Johnson On Cotton: Upbeat Domestic News Helps Cotton Monday
After several lackluster sessions, U.S. cotton futures enjoyed a resurgence Monday, with a 200 point trading range and its best futures volume in nearly a week (15,738 contracts).
Depressing news about China’s economy via its Purchasing Managers Index had Asian stocks off, along with some U.S. commodities, including cotton early on.
However, U.S. manufacturing data was upbeat and higher European and U.S. stock values along with gains in energy turned cotton around at or near 11:15 AM EDT. By the close, a combination of spec buying associated with re-alignment of positions after month/quarter-end and limited mill/merchant activity resulted in a rise of 153 pts in the Dec 13 contract by the close and its best settlement in 7 sessions.
Crop progress and condition data was released Monday afternoon with 37% of the U.S. cotton crop squaring, down 8% from the 5-year average. Boll setting progress was also released with 6% of the crop to this stage, 5% less than the 2008-2012 average. Those states noticeably behind include Georgia, Mississippi, Missouri, North Carolina, Tennessee and South Carolina.
Overall, the U.S. cotton crop showed a modest improvement with 47% rated good or excellent, 4% better than a week ago and the same as a year ago.
There were 757 notices issued Monday evening, some of which came from Newedge, the same house also taking delivery. Since some of the deliverable stocks have questionable qualities or borderline ratings, the merchant working through Newedge may be re-delivering undesirable cotton. There have been 2,317 notices involving the Jul 13 contract to date.
Based on what has been delivered and the remaining open interest in the July 13, about 3,400 contracts or 340,000 bales will be delivered by the last notice day, July 16. As of Monday morning, certificated stocks had risen to 623,467 with another 54,646 under review for a possible total of 678,113 bales. The question not yet addressed by the market is what will be the outcome for the remaining cotton in deliverable position not taken by Newedge ‘ s client.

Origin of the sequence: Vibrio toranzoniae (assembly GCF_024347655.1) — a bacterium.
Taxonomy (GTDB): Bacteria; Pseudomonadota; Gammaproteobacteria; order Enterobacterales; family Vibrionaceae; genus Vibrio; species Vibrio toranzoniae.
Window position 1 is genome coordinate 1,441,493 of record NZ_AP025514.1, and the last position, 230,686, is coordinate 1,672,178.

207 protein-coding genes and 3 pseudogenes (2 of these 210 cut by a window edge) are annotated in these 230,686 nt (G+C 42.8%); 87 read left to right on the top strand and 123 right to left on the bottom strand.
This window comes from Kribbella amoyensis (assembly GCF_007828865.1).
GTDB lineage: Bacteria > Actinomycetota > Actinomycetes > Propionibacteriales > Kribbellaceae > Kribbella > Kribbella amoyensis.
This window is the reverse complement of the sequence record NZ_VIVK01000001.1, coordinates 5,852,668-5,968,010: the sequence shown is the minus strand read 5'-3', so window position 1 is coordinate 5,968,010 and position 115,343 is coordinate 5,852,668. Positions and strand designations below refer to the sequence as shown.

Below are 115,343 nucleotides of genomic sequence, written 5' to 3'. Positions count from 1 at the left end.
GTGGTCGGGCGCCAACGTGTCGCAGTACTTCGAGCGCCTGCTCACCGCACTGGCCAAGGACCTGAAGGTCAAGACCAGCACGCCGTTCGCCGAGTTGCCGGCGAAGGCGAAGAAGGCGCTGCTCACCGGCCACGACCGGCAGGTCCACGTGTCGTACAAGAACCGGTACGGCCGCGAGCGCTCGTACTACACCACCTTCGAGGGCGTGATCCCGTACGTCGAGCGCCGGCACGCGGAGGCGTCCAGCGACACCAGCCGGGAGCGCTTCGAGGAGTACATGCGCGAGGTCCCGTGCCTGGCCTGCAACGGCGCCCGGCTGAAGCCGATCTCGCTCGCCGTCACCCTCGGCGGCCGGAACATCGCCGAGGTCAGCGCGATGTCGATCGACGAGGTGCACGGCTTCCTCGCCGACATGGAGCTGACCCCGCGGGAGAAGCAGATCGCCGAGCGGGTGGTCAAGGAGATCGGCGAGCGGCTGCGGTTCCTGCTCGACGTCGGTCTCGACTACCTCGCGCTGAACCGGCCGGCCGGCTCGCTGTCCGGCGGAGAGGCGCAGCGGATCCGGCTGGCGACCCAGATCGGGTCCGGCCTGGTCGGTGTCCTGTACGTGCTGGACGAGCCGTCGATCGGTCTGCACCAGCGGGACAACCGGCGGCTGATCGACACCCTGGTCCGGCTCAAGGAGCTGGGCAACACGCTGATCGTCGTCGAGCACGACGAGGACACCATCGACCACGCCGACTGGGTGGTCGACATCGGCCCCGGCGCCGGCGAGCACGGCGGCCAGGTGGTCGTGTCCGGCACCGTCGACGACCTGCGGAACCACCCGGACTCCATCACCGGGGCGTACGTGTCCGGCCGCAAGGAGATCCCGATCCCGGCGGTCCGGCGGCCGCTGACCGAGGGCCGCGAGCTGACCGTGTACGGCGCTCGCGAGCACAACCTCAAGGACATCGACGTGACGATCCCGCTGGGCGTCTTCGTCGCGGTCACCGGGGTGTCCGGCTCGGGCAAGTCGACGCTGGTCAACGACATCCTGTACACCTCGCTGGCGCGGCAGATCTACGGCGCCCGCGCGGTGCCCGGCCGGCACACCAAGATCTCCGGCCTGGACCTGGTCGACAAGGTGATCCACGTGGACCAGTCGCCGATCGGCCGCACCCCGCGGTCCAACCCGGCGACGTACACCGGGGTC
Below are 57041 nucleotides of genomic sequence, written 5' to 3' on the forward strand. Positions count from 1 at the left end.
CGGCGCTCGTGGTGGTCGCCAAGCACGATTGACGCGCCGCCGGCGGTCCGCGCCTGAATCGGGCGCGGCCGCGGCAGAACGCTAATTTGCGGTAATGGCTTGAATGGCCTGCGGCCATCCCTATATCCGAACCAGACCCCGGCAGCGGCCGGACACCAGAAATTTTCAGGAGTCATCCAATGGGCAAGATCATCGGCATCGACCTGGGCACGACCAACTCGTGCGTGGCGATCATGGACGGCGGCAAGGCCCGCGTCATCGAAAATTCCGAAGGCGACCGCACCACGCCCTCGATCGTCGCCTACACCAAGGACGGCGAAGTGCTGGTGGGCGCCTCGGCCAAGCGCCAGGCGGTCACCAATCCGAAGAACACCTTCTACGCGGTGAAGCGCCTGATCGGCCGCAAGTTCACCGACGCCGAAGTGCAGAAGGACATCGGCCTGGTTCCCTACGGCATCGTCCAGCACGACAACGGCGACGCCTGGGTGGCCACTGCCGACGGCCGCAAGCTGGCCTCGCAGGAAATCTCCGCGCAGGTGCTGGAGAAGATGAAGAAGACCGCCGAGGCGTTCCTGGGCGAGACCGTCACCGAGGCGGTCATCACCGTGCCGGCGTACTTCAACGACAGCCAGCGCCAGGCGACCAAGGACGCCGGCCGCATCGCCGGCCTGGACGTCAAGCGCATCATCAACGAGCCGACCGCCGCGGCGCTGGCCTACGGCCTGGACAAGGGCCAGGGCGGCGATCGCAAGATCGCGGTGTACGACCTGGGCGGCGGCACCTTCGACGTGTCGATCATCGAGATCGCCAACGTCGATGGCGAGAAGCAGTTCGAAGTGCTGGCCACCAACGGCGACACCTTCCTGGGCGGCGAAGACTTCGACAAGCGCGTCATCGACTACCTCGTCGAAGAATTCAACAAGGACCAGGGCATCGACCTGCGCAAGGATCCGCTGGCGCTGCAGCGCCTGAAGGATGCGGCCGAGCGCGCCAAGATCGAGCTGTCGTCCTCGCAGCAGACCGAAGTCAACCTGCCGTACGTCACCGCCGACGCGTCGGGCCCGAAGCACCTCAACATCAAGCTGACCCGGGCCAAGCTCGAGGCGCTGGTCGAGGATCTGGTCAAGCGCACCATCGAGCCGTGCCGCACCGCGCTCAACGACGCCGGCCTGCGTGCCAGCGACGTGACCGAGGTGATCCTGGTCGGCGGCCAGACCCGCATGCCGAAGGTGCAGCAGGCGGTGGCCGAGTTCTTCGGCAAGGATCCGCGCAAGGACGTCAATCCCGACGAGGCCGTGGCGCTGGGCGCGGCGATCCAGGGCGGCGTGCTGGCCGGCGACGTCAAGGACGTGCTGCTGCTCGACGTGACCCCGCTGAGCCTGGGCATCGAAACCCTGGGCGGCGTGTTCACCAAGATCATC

Trouble appears to be brewing with U.S. cotton as currency changes have made it less competitive as evident with the lack of sales, if not cancellation of sales, with old and new crop. More worrisome is the slow delivery pace of late. I will address this issue in my pre- U.S. U.S.DA cotton supply & demand report later this week.
Monday ‘ s outside reversal close in cotton put the bulls back in good humor. My technician, Dave, may have a negative view for the month of July but he was impressed by the day’s action as well but with a caveat.
He wrote: “Is December cotton serious about the show of strength on Monday? How it responds to the half way point at 86.30 will give us that verdict.”
As discussed in my report Sunday night, mills have been stepping away from cotton, even at the lower levels of late, needing even further discounts. In the light volume mode that is typical of summer trading months, cotton futures can run up several cents, but the problem is sustaining such a move.
Without additional crop concerns abroad or additional sizeable losses to the U.S. crop, staying in the high 80′ s will be difficult.
Sharon C Johnson, @Copyright 2013
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